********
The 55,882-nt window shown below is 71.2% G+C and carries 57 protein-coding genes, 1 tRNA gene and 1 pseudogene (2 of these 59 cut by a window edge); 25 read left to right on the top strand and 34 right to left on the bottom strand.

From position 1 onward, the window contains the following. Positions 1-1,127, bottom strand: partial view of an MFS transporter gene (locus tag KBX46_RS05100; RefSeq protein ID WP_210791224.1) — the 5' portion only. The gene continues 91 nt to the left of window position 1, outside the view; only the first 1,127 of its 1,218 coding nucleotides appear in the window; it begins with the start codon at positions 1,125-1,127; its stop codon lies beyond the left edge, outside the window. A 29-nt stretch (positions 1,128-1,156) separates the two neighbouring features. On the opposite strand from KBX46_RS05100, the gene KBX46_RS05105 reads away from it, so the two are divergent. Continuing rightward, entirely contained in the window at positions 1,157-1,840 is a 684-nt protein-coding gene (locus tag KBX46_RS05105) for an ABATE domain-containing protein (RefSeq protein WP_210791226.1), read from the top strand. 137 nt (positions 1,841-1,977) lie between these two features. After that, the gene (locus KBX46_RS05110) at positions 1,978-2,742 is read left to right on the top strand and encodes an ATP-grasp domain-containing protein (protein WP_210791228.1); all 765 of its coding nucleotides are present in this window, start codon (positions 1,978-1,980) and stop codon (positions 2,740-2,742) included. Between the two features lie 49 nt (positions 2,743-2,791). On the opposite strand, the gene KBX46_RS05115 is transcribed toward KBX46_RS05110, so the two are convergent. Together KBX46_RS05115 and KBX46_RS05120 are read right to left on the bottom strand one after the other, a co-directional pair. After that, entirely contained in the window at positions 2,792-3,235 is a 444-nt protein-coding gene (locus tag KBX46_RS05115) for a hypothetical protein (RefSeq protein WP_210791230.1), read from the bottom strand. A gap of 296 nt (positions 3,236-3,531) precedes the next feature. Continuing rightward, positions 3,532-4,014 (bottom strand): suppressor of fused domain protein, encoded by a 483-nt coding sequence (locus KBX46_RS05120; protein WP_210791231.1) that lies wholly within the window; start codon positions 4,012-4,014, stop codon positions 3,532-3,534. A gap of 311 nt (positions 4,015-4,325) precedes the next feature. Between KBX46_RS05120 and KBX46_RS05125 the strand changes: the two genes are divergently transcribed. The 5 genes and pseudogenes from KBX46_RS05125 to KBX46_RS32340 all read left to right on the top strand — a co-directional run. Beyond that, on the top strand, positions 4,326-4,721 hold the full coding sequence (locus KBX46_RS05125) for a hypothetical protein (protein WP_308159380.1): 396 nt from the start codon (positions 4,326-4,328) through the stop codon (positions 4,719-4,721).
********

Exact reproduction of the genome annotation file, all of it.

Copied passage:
The 55,882-nt window shown below is 71.2% G+C and carries 57 protein-coding genes, 1 tRNA gene and 1 pseudogene (2 of these 59 cut by a window edge); 25 read left to right on the top strand and 34 right to left on the bottom strand.

From position 1 onward, the window contains the following. Positions 1-1,127, bottom strand: partial view of an MFS transporter gene (locus tag KBX46_RS05100; RefSeq protein ID WP_210791224.1) — the 5' portion only. The gene continues 91 nt to the left of window position 1, outside the view; only the first 1,127 of its 1,218 coding nucleotides appear in the window; it begins with the start codon at positions 1,125-1,127; its stop codon lies beyond the left edge, outside the window. A 29-nt stretch (positions 1,128-1,156) separates the two neighbouring features. On the opposite strand from KBX46_RS05100, the gene KBX46_RS05105 reads away from it, so the two are divergent. Continuing rightward, entirely contained in the window at positions 1,157-1,840 is a 684-nt protein-coding gene (locus tag KBX46_RS05105) for an ABATE domain-containing protein (RefSeq protein WP_210791226.1), read from the top strand. 137 nt (positions 1,841-1,977) lie between these two features. After that, the gene (locus KBX46_RS05110) at positions 1,978-2,742 is read left to right on the top strand and encodes an ATP-grasp domain-containing protein (protein WP_210791228.1); all 765 of its coding nucleotides are present in this window, start codon (positions 1,978-1,980) and stop codon (positions 2,740-2,742) included. Between the two features lie 49 nt (positions 2,743-2,791). On the opposite strand, the gene KBX46_RS05115 is transcribed toward KBX46_RS05110, so the two are convergent. Together KBX46_RS05115 and KBX46_RS05120 are read right to left on the bottom strand one after the other, a co-directional pair. After that, entirely contained in the window at positions 2,792-3,235 is a 444-nt protein-coding gene (locus tag KBX46_RS05115) for a hypothetical protein (RefSeq protein WP_210791230.1), read from the bottom strand. A gap of 296 nt (positions 3,236-3,531) precedes the next feature. Continuing rightward, positions 3,532-4,014 (bottom strand): suppressor of fused domain protein, encoded by a 483-nt coding sequence (locus KBX46_RS05120; protein WP_210791231.1) that lies wholly within the window; start codon positions 4,012-4,014, stop codon positions 3,532-3,534. A gap of 311 nt (positions 4,015-4,325) precedes the next feature. Between KBX46_RS05120 and KBX46_RS05125 the strand changes: the two genes are divergently transcribed. The 5 genes and pseudogenes from KBX46_RS05125 to KBX46_RS32340 all read left to right on the top strand — a co-directional run. Beyond that, on the top strand, positions 4,326-4,721 hold the full coding sequence (locus KBX46_RS05125) for a hypothetical protein (protein WP_308159380.1): 396 nt from the start codon (positions 4,326-4,328) through the stop codon (positions 4,719-4,721).